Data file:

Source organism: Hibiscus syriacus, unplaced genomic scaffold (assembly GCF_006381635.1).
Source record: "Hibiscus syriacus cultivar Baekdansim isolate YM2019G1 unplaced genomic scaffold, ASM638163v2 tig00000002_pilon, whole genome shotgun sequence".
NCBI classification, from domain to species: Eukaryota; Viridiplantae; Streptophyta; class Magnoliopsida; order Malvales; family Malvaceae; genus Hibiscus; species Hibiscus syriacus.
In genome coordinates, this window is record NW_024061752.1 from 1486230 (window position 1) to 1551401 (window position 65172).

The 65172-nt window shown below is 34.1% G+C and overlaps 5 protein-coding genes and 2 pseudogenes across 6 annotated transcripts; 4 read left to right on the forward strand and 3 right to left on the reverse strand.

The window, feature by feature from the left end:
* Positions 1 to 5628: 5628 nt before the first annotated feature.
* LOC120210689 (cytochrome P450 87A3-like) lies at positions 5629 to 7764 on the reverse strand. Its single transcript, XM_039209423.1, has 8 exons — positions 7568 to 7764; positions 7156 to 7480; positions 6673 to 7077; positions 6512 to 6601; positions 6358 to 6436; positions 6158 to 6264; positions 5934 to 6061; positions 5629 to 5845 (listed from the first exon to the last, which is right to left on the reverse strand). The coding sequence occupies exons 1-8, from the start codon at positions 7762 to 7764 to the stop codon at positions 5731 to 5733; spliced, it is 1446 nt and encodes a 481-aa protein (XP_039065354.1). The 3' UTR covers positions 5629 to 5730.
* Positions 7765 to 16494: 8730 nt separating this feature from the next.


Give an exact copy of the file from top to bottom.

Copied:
Source organism: Hibiscus syriacus, unplaced genomic scaffold (assembly GCF_006381635.1).
Source record: "Hibiscus syriacus cultivar Baekdansim isolate YM2019G1 unplaced genomic scaffold, ASM638163v2 tig00000002_pilon, whole genome shotgun sequence".
NCBI classification, from domain to species: Eukaryota; Viridiplantae; Streptophyta; class Magnoliopsida; order Malvales; family Malvaceae; genus Hibiscus; species Hibiscus syriacus.
In genome coordinates, this window is record NW_024061752.1 from 1486230 (window position 1) to 1551401 (window position 65172).

The 65172-nt window shown below is 34.1% G+C and overlaps 5 protein-coding genes and 2 pseudogenes across 6 annotated transcripts; 4 read left to right on the forward strand and 3 right to left on the reverse strand.

The window, feature by feature from the left end:
* Positions 1 to 5628: 5628 nt before the first annotated feature.
* LOC120210689 (cytochrome P450 87A3-like) lies at positions 5629 to 7764 on the reverse strand. Its single transcript, XM_039209423.1, has 8 exons — positions 7568 to 7764; positions 7156 to 7480; positions 6673 to 7077; positions 6512 to 6601; positions 6358 to 6436; positions 6158 to 6264; positions 5934 to 6061; positions 5629 to 5845 (listed from the first exon to the last, which is right to left on the reverse strand). The coding sequence occupies exons 1-8, from the start codon at positions 7762 to 7764 to the stop codon at positions 5731 to 5733; spliced, it is 1446 nt and encodes a 481-aa protein (XP_039065354.1). The 3' UTR covers positions 5629 to 5730.
* Positions 7765 to 16494: 8730 nt separating this feature from the next.